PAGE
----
Jul 23, 2022 - Health

IVF centers lobby for protections in post-Roe landscape

Illustration of a syringe and abstract shapes

Illustration: Natalie Peeples/Axios

The demise of Roe v. Wade is prompting intense lobbying from IVF centers to keep the process from getting tangled up in a raft of new abortion bans and restrictions.

Why it matters: It’s another way that the elimination of a federal right to abortion is subsuming other forms of reproductive care.

Driving the news: IVF interests — led by the American Society for Reproductive Medicine — are trying to persuade red state legislatures to adopt language that would exempt IVF from trigger laws that ban or restrict abortion.

  • "We are in for a prolonged period of uncertainty," said Sean Tipton, the organization's chief advocacy, policy and development officer. "It's not just what legislatures decide. There will be court challenges to let the judicial branch decide what the legislation says."

How it works: The IVF process works by fertilizing eggs with sperm in a lab and then transferring that fertilized egg — or embryo — to a uterus. But it's common that some embryos wind up going unused.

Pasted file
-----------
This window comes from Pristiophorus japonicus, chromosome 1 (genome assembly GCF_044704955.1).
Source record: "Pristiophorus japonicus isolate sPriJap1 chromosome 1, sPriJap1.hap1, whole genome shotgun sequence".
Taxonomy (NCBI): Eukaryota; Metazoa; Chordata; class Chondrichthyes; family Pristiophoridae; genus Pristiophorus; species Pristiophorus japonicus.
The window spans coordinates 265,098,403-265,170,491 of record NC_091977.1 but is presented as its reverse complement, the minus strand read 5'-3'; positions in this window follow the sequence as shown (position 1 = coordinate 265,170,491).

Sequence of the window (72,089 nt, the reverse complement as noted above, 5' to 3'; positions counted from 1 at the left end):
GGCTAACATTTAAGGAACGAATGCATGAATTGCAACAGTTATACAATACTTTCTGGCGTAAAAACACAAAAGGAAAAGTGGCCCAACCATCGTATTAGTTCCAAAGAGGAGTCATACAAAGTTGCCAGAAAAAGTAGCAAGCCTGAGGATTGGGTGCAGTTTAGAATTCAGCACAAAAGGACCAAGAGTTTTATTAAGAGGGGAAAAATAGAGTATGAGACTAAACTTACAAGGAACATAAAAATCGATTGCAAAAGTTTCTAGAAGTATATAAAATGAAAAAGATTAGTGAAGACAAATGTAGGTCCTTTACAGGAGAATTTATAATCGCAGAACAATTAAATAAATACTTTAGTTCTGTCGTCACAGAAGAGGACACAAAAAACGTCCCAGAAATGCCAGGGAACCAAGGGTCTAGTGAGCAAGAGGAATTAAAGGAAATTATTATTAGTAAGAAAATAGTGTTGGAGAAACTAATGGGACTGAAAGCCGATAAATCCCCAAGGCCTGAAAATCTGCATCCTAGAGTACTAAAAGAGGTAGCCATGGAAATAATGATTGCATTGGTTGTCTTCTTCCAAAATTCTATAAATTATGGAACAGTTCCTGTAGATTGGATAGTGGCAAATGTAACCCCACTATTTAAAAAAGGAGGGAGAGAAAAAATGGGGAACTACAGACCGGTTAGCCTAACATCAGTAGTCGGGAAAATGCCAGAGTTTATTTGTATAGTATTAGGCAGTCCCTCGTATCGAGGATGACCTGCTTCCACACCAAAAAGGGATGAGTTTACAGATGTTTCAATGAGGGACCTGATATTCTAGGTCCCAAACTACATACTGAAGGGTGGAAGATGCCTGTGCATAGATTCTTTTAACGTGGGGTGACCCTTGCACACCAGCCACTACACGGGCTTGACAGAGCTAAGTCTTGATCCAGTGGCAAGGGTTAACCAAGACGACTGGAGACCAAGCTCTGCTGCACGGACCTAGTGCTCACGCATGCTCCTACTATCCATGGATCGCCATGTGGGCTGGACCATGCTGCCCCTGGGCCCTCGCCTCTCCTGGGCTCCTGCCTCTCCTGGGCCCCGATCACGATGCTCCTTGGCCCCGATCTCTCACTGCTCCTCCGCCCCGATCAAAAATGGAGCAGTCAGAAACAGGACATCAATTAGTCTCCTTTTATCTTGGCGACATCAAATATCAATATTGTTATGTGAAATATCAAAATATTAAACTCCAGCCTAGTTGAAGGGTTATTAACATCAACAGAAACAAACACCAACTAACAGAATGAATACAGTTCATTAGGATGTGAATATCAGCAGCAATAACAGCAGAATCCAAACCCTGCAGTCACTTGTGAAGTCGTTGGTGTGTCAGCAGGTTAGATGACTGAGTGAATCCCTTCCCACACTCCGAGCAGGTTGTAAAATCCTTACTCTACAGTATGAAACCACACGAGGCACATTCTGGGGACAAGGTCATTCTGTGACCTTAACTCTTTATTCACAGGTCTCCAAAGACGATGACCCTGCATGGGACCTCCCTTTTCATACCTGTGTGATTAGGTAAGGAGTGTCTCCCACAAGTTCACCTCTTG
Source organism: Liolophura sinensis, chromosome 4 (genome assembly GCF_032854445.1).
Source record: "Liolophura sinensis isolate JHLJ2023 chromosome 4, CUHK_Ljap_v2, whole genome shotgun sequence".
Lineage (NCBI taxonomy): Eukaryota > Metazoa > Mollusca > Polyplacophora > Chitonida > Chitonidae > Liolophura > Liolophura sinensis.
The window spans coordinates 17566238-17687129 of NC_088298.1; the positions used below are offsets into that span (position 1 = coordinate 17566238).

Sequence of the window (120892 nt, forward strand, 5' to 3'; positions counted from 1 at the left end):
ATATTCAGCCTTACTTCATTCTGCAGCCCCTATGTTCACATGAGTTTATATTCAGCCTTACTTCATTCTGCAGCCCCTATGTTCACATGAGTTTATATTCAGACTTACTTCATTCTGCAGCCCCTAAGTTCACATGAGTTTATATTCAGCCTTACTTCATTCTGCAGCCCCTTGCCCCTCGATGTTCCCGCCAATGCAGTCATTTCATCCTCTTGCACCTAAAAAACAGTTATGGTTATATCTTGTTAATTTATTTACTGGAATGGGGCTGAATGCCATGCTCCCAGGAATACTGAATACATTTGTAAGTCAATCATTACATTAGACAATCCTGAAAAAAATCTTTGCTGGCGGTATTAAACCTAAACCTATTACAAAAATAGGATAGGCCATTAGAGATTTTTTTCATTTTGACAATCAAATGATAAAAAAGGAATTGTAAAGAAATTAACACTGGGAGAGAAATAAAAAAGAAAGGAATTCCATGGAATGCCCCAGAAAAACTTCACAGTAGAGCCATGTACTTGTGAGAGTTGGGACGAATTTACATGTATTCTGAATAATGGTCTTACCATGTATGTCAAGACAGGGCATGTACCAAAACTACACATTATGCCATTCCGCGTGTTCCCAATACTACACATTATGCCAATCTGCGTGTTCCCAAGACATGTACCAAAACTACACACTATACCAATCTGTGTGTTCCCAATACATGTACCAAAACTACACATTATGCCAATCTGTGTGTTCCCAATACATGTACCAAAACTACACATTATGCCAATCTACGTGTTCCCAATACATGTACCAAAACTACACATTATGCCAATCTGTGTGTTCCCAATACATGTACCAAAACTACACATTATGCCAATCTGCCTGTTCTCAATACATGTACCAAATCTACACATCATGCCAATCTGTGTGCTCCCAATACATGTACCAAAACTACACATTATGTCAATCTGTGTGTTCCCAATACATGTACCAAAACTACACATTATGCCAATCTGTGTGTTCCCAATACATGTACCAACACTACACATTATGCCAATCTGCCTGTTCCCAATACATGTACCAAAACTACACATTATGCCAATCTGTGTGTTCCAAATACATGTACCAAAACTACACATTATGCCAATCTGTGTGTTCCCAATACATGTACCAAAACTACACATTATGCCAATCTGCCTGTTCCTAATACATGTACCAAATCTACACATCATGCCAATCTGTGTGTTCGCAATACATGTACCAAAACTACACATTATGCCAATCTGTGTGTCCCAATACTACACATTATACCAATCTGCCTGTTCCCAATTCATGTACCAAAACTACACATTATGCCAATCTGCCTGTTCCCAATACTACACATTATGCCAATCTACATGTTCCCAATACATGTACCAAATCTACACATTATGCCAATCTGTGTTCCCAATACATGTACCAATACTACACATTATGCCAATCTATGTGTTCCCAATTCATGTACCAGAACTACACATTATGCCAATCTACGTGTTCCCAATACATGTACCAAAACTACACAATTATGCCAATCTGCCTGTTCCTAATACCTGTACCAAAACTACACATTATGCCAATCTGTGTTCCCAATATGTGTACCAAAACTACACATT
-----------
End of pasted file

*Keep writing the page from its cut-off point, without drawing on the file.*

• The question is whether a state confers legal protections to those unused embryos, experts say. And that can come down to how a law defines an "unborn human being," which the Supreme Court majority referenced when it overturned Roe.

One possible model Tipton and other IVF backers cite is Oklahoma’s strict abortion law, which prohibits the procedure from the moment of fertilization but does not apply to embryos created in vitro.

  • Louisiana is another state that's drawn attention for the way it gives personhood status to embryos but allows embryos to be discarded if they are not viable, per Governing magazine.

Between the lines: Grassroots lobbying at the state level is expected to intensify as IVF clinics are flooded with calls from concerned patients.

Of note: The fertility market is a significant economic force worth an estimated $8 billion, which could sway some post-Roe debates, UC Davis law professor Lisa Ikemoto wrote in the Los Angeles Times.

What we're watching: Whether fertility clinics develop workarounds amid the ongoing legal uncertainty.

  • Kolin Ozonian, CEO of Global Premier Fertility, told NBC that in states where abortion is outlawed, some clinics are weighing whether to move embryos to places where they can be discarded without legal questions.
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